The Procession was lead by Yeomanry Cavalry, a band and three Friendly Societies: The Philanthropic Society, The Foresters and the Oddfellows after which came the Freemasons, bands and sixteen carriages including the (eighth) Royal Carriage. This large procession set off for the site “amidst the pealing of cannon, the ringing of bells, the sound of military music and popular cheering through the streets of the town; which were profusely decorated with triumphal arches, banners, and streamers, foliage and wreaths of flowers.”
The visit clearly involved the whole town because in addition to the Friendly Societies taking part in the procession, it is recorded that 3,000 children were placed in Kendrick Road to “wave their little flags and to sing “God Bless the Prince of Wales”.
On arrival at the pavilion which had been erected on what is now the school site, the Junior Lodge of Freemasons (Grey Friars) stopped. At this point Provincial Grand Lodge advanced through all the lodges and entered the pavilion, the other lodges following in order of seniority.
Once everyone was in their place, the Mayor, Brother P Spokes (a member of an unknown lodge) presented an Address. At this point the Provincial Grand Director of Ceremonies called for silence, the Provincial Grand Master (Sir Daniel Gooch, MP) handed the Mayor a trowel as a mark of the Freemasons' fraternal esteem which was then handed to the Prince of Wales. The Prov Grand Chaplin offered up a prayer, The Prov Grand Secretary read the inscription on the stone, the Prov Grand Treasurer “deposited a vessel containing all the gold, silver and copper coins of the present reign” and the Town Clerk deposited an hermetically sealed vessel containing records. During the singing of a hymn the foundation stone was lowered with three distinct stops.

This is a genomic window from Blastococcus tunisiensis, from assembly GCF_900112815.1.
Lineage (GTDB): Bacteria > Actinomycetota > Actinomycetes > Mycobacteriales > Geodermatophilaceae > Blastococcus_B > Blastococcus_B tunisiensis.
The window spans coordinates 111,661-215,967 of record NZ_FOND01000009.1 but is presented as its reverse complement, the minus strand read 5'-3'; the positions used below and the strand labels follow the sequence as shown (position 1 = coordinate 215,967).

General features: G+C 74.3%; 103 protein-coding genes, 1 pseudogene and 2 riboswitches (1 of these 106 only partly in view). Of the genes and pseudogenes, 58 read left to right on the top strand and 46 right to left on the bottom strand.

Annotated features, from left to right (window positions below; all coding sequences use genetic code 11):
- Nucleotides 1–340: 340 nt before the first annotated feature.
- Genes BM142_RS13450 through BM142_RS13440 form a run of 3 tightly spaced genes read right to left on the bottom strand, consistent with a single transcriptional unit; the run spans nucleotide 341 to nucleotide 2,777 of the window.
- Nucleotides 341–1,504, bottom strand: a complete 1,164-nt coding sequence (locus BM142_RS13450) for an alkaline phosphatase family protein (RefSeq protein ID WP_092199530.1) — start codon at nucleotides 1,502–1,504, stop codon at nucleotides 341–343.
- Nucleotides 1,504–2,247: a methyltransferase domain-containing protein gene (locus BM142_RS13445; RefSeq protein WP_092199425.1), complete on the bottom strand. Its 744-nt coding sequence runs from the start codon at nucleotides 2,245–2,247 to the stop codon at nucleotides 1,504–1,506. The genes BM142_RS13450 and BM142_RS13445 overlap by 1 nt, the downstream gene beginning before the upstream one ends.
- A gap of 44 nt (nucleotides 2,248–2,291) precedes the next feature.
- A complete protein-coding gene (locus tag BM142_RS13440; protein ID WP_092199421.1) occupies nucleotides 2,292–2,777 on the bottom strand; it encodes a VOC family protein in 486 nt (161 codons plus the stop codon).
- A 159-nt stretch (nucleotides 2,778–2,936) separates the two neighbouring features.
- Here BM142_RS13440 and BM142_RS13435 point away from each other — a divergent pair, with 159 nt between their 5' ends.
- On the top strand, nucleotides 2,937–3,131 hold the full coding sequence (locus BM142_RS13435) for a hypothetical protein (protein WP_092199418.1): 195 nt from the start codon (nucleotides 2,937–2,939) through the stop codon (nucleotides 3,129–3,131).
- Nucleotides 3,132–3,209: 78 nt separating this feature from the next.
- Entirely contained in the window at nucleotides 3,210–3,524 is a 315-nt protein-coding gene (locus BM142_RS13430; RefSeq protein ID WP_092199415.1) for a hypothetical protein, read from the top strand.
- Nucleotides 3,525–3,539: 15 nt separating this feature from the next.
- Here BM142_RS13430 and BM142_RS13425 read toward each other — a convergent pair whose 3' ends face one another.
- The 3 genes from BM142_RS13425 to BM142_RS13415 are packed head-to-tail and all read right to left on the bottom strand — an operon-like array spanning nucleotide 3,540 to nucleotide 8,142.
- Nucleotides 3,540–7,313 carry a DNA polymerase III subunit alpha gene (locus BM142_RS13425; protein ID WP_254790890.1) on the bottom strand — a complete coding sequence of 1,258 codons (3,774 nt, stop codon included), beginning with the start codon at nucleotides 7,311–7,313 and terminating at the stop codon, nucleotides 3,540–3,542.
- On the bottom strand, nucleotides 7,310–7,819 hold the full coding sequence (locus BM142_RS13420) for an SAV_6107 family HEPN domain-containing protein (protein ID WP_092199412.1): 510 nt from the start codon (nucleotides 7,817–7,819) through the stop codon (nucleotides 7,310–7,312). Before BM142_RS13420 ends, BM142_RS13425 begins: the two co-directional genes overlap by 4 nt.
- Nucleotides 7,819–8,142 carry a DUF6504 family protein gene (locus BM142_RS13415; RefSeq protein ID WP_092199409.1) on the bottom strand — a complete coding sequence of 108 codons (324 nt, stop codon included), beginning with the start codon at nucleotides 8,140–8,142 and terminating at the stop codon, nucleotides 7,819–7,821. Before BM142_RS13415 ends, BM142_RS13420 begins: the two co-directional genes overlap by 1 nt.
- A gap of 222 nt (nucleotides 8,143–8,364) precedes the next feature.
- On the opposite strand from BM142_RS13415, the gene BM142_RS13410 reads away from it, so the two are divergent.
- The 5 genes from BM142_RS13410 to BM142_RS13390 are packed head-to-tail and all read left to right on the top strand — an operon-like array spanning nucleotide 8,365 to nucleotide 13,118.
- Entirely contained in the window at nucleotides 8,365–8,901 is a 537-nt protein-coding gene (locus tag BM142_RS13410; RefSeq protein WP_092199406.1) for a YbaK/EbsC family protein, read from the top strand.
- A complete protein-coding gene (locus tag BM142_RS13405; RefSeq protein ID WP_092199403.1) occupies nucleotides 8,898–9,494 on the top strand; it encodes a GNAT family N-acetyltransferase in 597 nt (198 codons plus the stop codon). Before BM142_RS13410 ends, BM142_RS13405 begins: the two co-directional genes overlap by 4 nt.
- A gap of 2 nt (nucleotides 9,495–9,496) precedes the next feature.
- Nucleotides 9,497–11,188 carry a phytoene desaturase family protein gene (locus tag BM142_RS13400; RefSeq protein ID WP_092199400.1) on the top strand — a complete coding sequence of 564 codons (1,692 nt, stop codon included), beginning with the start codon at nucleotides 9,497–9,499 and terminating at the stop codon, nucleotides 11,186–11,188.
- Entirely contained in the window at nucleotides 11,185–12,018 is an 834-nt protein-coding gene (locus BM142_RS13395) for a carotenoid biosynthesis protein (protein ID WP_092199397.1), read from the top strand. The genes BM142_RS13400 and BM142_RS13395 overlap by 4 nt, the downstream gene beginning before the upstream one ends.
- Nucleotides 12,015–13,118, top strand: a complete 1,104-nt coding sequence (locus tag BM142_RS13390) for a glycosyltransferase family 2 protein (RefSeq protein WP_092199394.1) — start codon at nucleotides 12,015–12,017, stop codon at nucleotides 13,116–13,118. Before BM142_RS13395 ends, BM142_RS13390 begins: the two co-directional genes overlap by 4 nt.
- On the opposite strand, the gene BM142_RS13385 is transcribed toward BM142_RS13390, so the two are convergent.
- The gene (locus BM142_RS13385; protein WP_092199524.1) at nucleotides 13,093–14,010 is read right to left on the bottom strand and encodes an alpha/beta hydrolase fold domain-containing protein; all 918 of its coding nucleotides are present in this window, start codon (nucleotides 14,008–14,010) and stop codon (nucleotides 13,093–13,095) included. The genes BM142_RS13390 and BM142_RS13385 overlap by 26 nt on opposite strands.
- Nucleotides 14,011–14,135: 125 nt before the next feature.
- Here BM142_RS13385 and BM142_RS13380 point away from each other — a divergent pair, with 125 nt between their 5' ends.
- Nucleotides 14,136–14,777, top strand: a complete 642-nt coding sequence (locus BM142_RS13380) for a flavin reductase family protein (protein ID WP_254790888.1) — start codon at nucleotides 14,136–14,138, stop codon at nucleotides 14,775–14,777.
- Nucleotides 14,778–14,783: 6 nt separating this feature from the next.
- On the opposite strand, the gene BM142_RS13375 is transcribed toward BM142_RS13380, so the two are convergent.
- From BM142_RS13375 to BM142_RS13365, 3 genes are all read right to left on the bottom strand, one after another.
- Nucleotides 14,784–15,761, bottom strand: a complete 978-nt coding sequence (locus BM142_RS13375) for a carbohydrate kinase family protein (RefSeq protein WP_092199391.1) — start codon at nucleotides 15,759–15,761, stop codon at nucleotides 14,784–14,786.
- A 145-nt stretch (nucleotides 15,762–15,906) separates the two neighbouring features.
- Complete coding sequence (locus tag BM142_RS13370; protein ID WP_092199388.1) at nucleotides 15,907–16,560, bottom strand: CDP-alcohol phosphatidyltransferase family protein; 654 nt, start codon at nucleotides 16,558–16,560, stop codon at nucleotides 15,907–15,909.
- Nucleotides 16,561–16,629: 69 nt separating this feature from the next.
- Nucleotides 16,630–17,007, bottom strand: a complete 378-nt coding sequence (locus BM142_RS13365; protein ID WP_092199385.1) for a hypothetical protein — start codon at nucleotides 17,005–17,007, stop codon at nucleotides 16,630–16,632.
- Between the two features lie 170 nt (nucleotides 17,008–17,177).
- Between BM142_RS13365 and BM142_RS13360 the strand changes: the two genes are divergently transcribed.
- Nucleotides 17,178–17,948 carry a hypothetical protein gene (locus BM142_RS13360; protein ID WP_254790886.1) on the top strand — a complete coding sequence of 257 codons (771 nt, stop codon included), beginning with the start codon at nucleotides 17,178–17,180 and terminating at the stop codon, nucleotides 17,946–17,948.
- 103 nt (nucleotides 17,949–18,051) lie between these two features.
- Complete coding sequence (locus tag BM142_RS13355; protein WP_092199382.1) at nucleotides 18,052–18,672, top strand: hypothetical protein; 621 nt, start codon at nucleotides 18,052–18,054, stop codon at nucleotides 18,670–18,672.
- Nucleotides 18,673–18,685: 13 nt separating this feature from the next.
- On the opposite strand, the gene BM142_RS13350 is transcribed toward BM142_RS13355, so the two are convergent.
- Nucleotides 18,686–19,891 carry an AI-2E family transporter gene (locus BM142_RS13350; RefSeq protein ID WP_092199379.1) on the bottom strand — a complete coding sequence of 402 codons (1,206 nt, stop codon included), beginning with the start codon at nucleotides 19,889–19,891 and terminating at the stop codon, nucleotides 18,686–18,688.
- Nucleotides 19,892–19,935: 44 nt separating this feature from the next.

An Entered Apprentice (Bro Barnicoat of Grey Friars Lodge) carried the cement for the ceremony. It seems that Bro Barnicoat did not become master of his lodge. At this point the Prince stood on the east side of the stone together with the Provincial Grand Master and the Deputy Provincial Grand Master (Reverend Sir John Hayes, member of an unknown lodge) with the square. Opposite, in the West, stood the Provincial Grand Wardens, with the level and plumb. The Prince set the stone with a Masonic prayer to which all replied, “So Mote it be”. The Provincial Grand Master handed the Prince a cornucopia, and the Provincial Senior and Junior Grand Wardens golden ewers containing wine and oil. The Prince then spread the corn on the stone and poured out wine and oil “conformably with ancient custom”. Others involved in the ceremony with Masonic connections included the Town Clerk (Bro Thomas Rogers, again, his lodge is not known) and the Treasure of the School Trustees (Bro J Simonds, Reading Lodge of Union).
Further presentations, prayers and singing completed the ceremony after which the Royal party, the Mayor and Corporation and other visitors retired to the Town Hall (by a somewhat convoluted route and in torrential rain) for lunch.
The foundation stone was laid on 1st July 1870 and the opening ceremony was performed by Lord Hatherley, the Lord Chancellor, on 11th September 1871. The Illustrated London News report of that occasion states that by then only the central block (containing Big School and the western of the two masters’ houses that were to flank it) had been built. At that time the full cost of the building of school had not been met. We know from the 1870 article that the building cost as to be £20,000 (excluding the cost of the land). A list of those who had subscribed to the building fund is worth noting in part, if only because of the connections to business for which Reading was (or was to become) famous. The MP, Mr Richard Benyon, the High Steward of Berkshire contributed (the Newbury constituency has had a Benyon as its MP for many years when it returns a Conservative) as did Mr Alderman Palmer (part of the Huntley and Palmer dynasty); Messrs J and C Simonds (brewery and bank); Messrs Stephen, Blandy and Co. (solicitors); Colonel Loyd Lindsay MP (now commemorated in Wantage by lodge 3058) and Messrs Martin and Alfred Sutton (seeds).
If you want more information about the Centenary Meeting at Reading School, please contact the lodge secretary.
W Bro Roger Coles, Berkshire Masonic Librarian
Peter Aitkenhead at Grand Lodge Library
Katy Amos at Reading Central Library
Dr Peter Durrant at Berkshire Records Office